I guess I got my work ethic from both my parents. Mom was content to just get a job and do it, in a time and place where women working outside the home, and especially in a factory, were unusual. Once Dad got a reliable factory job, with a regular salary – paid in cash, in an envelope, every week – he often looked for other minor ways to supplement income, whatever it took to support self and family.
Like me, he’d got some secondary education, but no concrete idea of what he wanted to do with his working life. Out of school, he worked for a year at a flour mill, then a year in the lumber industry. He trained as a butcher, and refused to eat any fowl for the rest of his life because of how messy they were to clean.
He worked as a grocery store clerk, as a taxi driver, and then as the taxi dispatcher. He worked as a poolroom attendant. Not exactly glamorous, but it paid the bills. As I was growing up, he devised several ways to supplement income.
He organized a weekly Saturday night party/dance at the local Legion, and took it from a dozen drunks who didn’t want to go home to their wives, to a couple of hundred people dancing and being entertained. He hired the little band and sang and told jokes and made public service announcements. It gave him and Mom a social night out, and put a few dollars into the family coffers.
He talked a printer into running him some advertising sheets for “SMITTY’S CARWASH”, and put them on posts on Main Street, and down near the beach, in the tourist area. I could be mowing the lawn or eating lunch, and someone would roll into our driveway. A rag, a bucket of hot soapy water, and the garden hose, and ten minutes later they had a shiny car.
Another “Remember When” thing that he/we did, that no longer occurs because it’s been outlawed almost everywhere, was mobile public broadcasting. He got a pair of speaker horns, attached to a sheet of plywood. We would wrestle them up, and attach them to a roof rack on a little British, Vauxhall station-wagon. A feed cord ran from them to an amplifier in the back. Power was supplied by a charged auto battery via a cord with alligator clips, because cars didn’t have cigarette lighters.
From when I was about 10, to 14, after I helped him set it up, I would ride with him. He would drive, and speak into a mike. Do one block, move to the next, and blast out the same announcement. Up one street, and down the next, then back and forth across the town.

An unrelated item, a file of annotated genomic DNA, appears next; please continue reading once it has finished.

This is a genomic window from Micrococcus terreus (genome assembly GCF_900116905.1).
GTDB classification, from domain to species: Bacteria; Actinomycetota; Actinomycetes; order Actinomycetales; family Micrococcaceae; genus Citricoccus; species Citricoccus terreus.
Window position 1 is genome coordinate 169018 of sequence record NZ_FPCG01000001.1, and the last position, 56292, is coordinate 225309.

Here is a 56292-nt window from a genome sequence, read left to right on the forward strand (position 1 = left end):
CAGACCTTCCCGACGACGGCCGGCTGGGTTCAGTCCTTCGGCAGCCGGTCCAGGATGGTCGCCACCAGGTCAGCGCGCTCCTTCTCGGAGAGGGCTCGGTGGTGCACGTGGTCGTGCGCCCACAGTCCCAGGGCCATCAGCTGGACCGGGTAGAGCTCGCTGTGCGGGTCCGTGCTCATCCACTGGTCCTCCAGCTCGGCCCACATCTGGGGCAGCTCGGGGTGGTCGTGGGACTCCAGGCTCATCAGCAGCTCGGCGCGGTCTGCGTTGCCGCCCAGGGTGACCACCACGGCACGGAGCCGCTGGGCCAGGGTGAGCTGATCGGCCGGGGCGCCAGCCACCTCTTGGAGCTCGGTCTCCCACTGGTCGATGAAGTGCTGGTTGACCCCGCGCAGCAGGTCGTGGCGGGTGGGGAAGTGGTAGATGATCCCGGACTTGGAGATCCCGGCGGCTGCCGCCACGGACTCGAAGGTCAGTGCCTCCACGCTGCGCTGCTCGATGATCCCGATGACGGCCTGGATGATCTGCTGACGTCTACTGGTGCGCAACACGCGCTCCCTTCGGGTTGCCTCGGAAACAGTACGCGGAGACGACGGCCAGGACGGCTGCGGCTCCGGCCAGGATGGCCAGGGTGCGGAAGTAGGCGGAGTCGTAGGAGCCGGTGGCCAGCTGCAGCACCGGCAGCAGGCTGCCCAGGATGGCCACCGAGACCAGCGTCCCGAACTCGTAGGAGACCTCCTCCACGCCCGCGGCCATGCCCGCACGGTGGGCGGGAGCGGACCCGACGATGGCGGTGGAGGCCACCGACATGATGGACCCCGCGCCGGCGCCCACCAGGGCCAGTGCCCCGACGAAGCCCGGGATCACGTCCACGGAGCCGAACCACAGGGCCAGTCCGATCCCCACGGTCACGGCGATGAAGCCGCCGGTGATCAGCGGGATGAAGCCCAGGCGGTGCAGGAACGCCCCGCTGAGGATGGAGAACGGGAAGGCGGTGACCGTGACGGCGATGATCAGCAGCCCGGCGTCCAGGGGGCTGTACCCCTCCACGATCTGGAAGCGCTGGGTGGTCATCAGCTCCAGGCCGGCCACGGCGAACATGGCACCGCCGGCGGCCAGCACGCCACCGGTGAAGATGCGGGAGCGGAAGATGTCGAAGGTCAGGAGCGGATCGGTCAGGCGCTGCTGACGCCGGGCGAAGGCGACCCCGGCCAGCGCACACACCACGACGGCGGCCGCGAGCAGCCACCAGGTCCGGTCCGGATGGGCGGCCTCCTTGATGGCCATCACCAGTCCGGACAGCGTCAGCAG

This was a summertime activity only, for when people were outside their non-air-conditioned houses, or the windows and doors were wide open. There never seemed to be any dearth of clients – the town was holding a Bingo on the lawn beside the Town Hall – the Softball League had a playoff game – the Anglican Church was holding a pancake supper – the local snake-oil salesman was having a sale at his appliance store – somebody had brought Donkey Baseball to the local park – the Ladies’ Auxiliary was touting their Fish and Chips supper at the Masons’ Lodge – the circus was coming to town.
When I entered my teens, one day my Dad suggested that I take up the mike, and broadcast the spiel. It would have been much easier for him not to have had to drive one-handed, and be able to concentrate on the road, but I was still a shy little nerd with a squeaky voice. By the time my voice deepened a bit, and I had taken public-speaking training for assertive projection, times had changed.
This was the stone-age equivalent of social media – just without the internet, but people were waking up to the idea that they didn’t have to put up with things like spam noise pollution. Churches in town were told to stop ringing their bells, because the faithful now had clocks, and knew when to come to worship.
The one church which had already removed its clanging bell, had replaced it with speakers on all four faces of the tower, and used them to blare out the chimes from their new electronic organ, and the entire service. It was right across the street from a large Bed and Breakfast, as well as a 9-unit Inn. The guests, and their hosts, strongly protested that they had the expectation of peace and quiet.
My father sold the amp and speakers. The churches kept their bells quiet and their sermons indoors, and technology continued to create newer and better (?) ways to get the word out. Now, if we can just pry the word out of the cell-phone-addicts’ ears. 😕